If we wanted to build a model to represent the interaction of two receptors of a GPCR heterodimer, we must first reflect further on the ternary complex model of GPCRs. A limitation of the previously described ternary complex model is that it cannot factor in the effects on affinity, efficacy, and the number of receptors in the active or the inactive state as determined by specific conformations stabilized by the binding of specific orthosteric or allosteric modulators and their affinity for different receptor states. The allosteric two state model developed by Hall in 2000 factors in the binding of a molecule at an allosteric site on a receptor that switches between inactive and active conformations (Figure 4) . Although Hall's model referred to ligands as allosteric modulators, we focus here on the notion that other receptors also may serve as allosteric modulators of GPCRs via receptor heterodimerization.
Using the B2R and β2AR as an example of a GPCR heterodimer, we propose a model that takes into account three different pools of receptors: B2R (monomers and homodimers combined), β2AR (monomers and homodimers combined), and B2R/β2AR heterodimers; monomers and homodimers are treated the same in order to avoid overly complicating the scheme. As shown in Figure 5A, we can first model either B2R (B) or β2AR (β) using the DeLean ternary complex model, in which the receptors fluctuating back and forth between inactive and active (*) conformations can bind their ligands bradykinin (bk in this figure) or isoproterenol (a in this figure), respectively, and thus activate their G protein pathway cascades, leading to stimuli SB or Sβ.
Figure 5B takes into account the formation of functional heterodimers. In this model, the B2R/β2AR heterodimer has signaling characteristics different from those of either singly expressed receptor. When B2R of the B2R/β2AR heterodimer binds BK (bkBβ) (reaction ➀ in Figure 5B) or when the BK-bound B2R heterodimerizes with β2AR (reaction ➁), both receptors will switch to an active conformation (bkB*β*). This complex will result in activation of both Gαq- and Gαs-coupled signaling pathways resulting in stimulus SBβ. Although this may not be the case for all other GPCR heterodimers, our model can also take into account the negative allosteric effect that B2R coexpression has on β2AR signaling. In this case, when agonist a binds β2AR of the B2R/β2AR heterodimer (reaction ➂), the equilibrium constant, KBaβ, is less than Kaβ, and the resultant stimulus SBaβ is less than Sβ. It is also possible that heterodimerization with B2R alters the binding of agonist to the β2AR; this, too, would affect apparent potency. Our model provides a framework within which to consider the different species of receptors (monomers/homodimers and heterodimers), and the effect of the active and inactive conformations each receptor of the heterodimer can occupy.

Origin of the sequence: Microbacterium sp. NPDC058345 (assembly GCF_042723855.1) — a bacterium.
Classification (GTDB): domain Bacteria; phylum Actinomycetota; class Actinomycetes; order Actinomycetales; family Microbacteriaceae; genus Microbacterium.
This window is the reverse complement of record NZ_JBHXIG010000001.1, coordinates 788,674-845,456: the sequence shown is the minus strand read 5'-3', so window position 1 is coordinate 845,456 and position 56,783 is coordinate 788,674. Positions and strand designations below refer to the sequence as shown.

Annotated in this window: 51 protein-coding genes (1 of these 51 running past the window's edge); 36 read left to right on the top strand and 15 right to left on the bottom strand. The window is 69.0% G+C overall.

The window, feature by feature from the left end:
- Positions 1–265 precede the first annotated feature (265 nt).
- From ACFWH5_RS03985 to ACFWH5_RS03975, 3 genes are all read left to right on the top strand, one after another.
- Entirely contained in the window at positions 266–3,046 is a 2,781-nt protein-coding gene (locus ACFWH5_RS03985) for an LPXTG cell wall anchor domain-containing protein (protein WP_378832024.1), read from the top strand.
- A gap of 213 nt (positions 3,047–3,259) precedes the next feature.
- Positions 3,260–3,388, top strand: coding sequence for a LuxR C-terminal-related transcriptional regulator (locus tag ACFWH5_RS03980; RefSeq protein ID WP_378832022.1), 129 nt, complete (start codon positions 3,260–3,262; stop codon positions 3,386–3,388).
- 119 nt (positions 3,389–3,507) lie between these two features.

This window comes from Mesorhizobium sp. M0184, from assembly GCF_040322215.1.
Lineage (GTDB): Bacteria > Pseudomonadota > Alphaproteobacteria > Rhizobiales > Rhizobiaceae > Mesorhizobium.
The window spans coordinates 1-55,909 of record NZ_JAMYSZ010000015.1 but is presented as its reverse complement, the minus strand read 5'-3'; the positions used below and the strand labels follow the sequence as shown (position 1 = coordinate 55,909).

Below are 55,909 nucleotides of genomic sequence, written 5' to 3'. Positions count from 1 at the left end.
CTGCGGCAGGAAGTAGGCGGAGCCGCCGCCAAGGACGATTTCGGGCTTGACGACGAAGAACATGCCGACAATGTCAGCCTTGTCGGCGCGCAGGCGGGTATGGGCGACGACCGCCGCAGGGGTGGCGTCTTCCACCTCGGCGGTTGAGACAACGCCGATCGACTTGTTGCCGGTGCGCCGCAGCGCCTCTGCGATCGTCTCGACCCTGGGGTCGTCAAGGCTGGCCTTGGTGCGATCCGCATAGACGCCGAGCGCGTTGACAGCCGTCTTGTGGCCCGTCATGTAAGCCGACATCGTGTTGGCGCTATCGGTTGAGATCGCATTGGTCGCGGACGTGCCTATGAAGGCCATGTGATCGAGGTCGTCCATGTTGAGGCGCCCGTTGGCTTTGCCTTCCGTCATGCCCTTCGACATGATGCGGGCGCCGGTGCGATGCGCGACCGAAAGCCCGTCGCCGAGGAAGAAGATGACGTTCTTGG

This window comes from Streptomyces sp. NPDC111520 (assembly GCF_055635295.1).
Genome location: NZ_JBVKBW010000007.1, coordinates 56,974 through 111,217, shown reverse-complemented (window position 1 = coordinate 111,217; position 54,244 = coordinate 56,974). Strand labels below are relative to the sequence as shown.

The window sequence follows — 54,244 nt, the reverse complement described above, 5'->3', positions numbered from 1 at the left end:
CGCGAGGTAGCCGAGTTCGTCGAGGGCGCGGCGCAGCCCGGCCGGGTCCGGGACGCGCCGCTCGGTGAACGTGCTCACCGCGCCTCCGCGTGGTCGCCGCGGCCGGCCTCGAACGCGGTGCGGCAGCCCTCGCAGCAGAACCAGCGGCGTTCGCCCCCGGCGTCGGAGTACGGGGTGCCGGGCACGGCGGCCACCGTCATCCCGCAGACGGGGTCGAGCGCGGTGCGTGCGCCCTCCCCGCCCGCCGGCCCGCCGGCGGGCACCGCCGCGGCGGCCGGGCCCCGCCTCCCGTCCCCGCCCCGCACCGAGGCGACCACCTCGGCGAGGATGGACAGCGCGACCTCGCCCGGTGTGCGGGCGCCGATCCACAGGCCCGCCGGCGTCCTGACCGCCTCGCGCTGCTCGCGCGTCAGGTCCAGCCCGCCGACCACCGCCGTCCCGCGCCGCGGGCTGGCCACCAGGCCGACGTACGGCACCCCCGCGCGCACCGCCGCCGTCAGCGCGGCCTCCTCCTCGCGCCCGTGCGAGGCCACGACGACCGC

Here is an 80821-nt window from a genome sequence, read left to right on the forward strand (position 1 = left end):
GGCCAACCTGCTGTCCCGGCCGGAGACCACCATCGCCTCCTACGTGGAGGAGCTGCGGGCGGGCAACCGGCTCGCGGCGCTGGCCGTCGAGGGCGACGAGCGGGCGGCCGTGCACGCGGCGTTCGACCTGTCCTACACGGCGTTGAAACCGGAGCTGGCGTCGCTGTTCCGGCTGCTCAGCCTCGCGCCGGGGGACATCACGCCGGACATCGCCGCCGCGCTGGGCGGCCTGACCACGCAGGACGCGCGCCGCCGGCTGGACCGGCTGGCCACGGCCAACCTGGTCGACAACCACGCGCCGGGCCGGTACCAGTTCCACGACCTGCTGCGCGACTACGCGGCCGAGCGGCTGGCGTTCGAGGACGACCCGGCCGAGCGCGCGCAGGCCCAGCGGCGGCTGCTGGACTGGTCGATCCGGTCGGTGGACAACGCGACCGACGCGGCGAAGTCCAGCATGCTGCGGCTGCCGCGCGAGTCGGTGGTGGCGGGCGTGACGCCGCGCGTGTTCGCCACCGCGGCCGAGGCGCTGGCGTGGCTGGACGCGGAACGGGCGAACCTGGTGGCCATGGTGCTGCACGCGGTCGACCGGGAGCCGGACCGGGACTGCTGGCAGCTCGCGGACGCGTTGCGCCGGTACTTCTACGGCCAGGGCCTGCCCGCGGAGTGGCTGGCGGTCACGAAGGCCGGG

5. Concluding Remarks
Because there is a possibility of two different GPCRs being physically associated, existing drugs with deleterious side effects are now being re-examined for their ability to target more than one GPCR. For example, levodopa, a dopamine precursor capable of crossing the blood-brain barrier used to treat Parkinson's disease, often has a dyskinesia side effect, thought to be from levodopa-induced co-activation of the A2A adenosine receptor . Thus, it has been proposed that administration of an A2A adenosine receptor antagonist in conjunction with levodopa may decrease some of these side effects [46,47]. This may not be unexpected considering that other work has indicated that these two receptors have both physical and functional interaction in the basal ganglia [48,49]. Taken together, it is quite possible that the existence of GPCR heterodimers should be considered when examining side effects of existing drugs and the presence of GPCR heterodimers may also serve as an axis for developing new drugs. Because GPCR ligands are common drug targets, targeting a heterodimer directly for its allostery could enforce or strengthen the effect of an orthosteric agonist, increase pharmacological diversity, and potentially provide stimulation of a target receptor in cases in which the orthosteric agonist is not present . Conversely, if the site of dimerization is known, then targeting this interaction site for allosteric potentiator or inhibitors as a new class of drug therapies or therapeutic antibody therapies could have specific benefits. It is apparent that the complex signaling pathways and the various modes of regulation that GPCRs undergo make them, to paraphrase a recently published article, a “panacea or Pandora's box for novel drug discovery” .
|heterodimer in both in vitro and in vivo|
|heterodimer in heterologous expression system|
|do not dimerize|
The authors thank H. Radhakrishna for input to this work, and the Emory-Egleston Children's Research Center for support.